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You are here Postgraduate > MSc in Comparative Social Change > Course Structure and Handbook

Nationalism and Social Change

Module Code: SOC40620 (UCD)

  • ECTS Credit : 10
  • Mandatory/ Optional : Optional
  • Module Coordinator : Prof Sinisa Malesevic and Dr Iarfhlaith Watson, School of Sociology, UCD

Module Description:

This module aims to explore the key theoretical approaches in the study of ethnicity and nationalism. The focus is on understanding the sociological foundations of the large scale historical changes that have shaped the world over the last three hundred years. The module provides a thematic survey of these long term historical developments with a spotlight on the relationships between ethnicity, nationalism and modernity. More specifically the module addresses the cultural, political, economic, and social aspects of nation formation in Europe and other continents.  The module aims to examine major research traditions in the study of ethnicity and nationalism, and to relate these approaches to other key themes in sociology.

Learning Outcomes:

On successful completion of the module students should be able to:

  • Demonstrate a detailed understanding of the main sociological approaches in the study of ethnicity and nationalism;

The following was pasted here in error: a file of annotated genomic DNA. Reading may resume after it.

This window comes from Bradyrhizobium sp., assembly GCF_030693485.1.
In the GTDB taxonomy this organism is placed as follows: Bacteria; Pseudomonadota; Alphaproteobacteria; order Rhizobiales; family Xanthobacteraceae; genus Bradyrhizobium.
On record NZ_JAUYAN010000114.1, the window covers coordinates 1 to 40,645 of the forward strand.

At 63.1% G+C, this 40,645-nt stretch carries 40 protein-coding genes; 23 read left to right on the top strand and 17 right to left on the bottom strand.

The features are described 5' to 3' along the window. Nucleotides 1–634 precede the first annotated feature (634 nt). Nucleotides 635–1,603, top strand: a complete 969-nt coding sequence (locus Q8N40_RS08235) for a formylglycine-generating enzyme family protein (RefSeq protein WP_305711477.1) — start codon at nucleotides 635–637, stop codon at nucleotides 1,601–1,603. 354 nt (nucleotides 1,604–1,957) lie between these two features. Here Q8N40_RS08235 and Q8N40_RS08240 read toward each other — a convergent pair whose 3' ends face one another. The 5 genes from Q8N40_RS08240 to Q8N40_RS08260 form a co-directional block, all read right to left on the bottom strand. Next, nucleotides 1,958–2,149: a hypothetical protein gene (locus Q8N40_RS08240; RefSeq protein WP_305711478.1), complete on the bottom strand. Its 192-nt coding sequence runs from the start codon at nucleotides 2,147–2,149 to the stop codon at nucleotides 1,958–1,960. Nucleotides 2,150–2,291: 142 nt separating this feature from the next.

• Evaluate the role modernity has played in the formation of nations and nationalisms;
  • Appraise the general relationships between ethnicity, nationalism and society in the broader historical and geographical contexts. 

Lectures & Tutorials/ Contact hours:

  • Module Length: 11 weeks (Hilary Term)
  • Workload: Readings: 70hrs; Formative assessment (e.g. practice-based activities): 65hrs; Summative assessment (e.g. essays, journals): 65hrs. Total: 200 hours

Recommended Texts

Key Reading:

  • Anderson, B. (1991) ‘The Origins of National Consciousness’ in his Imagined Communities: Reflections on the Origins and Spread of Nationalism. London: Verso, pp. 37-46.
  • Anderson, B. (1991) ‘Memory and Forgetting’ in his Imagined Communities: Reflections on the Origins and Spread of Nationalism. London: Verso, pp. 187-206.
  • Gellner, E. (1983) ‘The Transition to an Age of Nationalism’ in his Nations and Nationalism. Oxford: Blackwell, pp. 39-52.
  • Gellner, E. (1997) ‘Do Nations have Navels?’ in his Nationalism. London: Weidenfeld and Nicholson, pp. 90 –101.
  • Malešević, S. (2013) Is Nationalism Intrinsically Violent? Nationalism and Ethnic Politics. 19(1): 12-37.
  • Mann, M. (2005) The Dark Side of Democracy: Explaining Ethnic Cleansing. Cambridge: Cambridge University Press. Ch. 1 The Argument, pp. 1-33.
  • Smith, A. (2009). ‘Basic Themes of Ethno-Symbolism’ in his Ethno-Symbolism and Nationalism: Cultural Approach. London: Routledge.
  • Smith, A. (1986) ‘Foundations of Ethnic Community’ in his The Ethnic Origins of Nations. Oxford: Blackwell.
  • Yuval-Davis, N. (1996) Women and the Biological Reproduction of ‘The Nation’. Women's Studies International Forum, 19(1): 17-24.


  • End-of-semester essay of 3,000 words: 80%
  • Weekly reading summaries and active participation: 20%